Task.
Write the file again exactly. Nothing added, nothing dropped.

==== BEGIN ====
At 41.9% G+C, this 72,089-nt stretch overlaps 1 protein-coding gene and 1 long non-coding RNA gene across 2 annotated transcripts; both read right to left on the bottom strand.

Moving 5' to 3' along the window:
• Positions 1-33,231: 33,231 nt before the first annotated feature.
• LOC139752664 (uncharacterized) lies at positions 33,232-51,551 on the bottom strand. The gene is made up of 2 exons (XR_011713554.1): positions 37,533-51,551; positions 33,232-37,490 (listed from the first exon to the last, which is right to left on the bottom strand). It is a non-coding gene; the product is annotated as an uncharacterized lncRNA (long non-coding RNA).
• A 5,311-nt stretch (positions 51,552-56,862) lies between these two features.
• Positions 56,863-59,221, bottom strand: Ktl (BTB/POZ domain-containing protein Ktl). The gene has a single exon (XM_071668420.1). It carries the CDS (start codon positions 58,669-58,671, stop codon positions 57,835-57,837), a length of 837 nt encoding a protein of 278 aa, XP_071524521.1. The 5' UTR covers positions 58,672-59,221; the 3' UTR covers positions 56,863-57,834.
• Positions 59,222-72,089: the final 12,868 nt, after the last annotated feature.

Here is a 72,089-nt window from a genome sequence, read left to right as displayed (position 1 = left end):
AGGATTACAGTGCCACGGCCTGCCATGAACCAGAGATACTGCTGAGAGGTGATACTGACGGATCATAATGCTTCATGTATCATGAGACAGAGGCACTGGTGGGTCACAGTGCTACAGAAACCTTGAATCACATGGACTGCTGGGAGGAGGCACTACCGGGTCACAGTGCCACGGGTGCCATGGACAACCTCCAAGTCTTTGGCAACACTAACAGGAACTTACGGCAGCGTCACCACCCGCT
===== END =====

At 41.9% G+C, this 72,089-nt stretch overlaps 1 protein-coding gene and 1 long non-coding RNA gene across 2 annotated transcripts; both read right to left on the bottom strand.

Moving 5' to 3' along the window:
• Positions 1-33,231: 33,231 nt before the first annotated feature.
• LOC139752664 (uncharacterized) lies at positions 33,232-51,551 on the bottom strand. The gene is made up of 2 exons (XR_011713554.1): positions 37,533-51,551; positions 33,232-37,490 (listed from the first exon to the last, which is right to left on the bottom strand). It is a non-coding gene; the product is annotated as an uncharacterized lncRNA (long non-coding RNA).
• A 5,311-nt stretch (positions 51,552-56,862) lies between these two features.
• Positions 56,863-59,221, bottom strand: Ktl (BTB/POZ domain-containing protein Ktl). The gene has a single exon (XM_071668420.1). It carries the CDS (start codon positions 58,669-58,671, stop codon positions 57,835-57,837), a length of 837 nt encoding a protein of 278 aa, XP_071524521.1. The 5' UTR covers positions 58,672-59,221; the 3' UTR covers positions 56,863-57,834.
• Positions 59,222-72,089: the final 12,868 nt, after the last annotated feature.

Here is a 72,089-nt window from a genome sequence, read left to right as displayed (position 1 = left end):
AGGATTACAGTGCCACGGCCTGCCATGAACCAGAGATACTGCTGAGAGGTGATACTGACGGATCATAATGCTTCATGTATCATGAGACAGAGGCACTGGTGGGTCACAGTGCTACAGAAACCTTGAATCACATGGACTGCTGGGAGGAGGCACTACCGGGTCACAGTGCCACGGGTGCCATGGACAACCTCCAAGTCTTTGGCAACACTAACAGGAACTTACGGCAGCGTCACCACCCGCT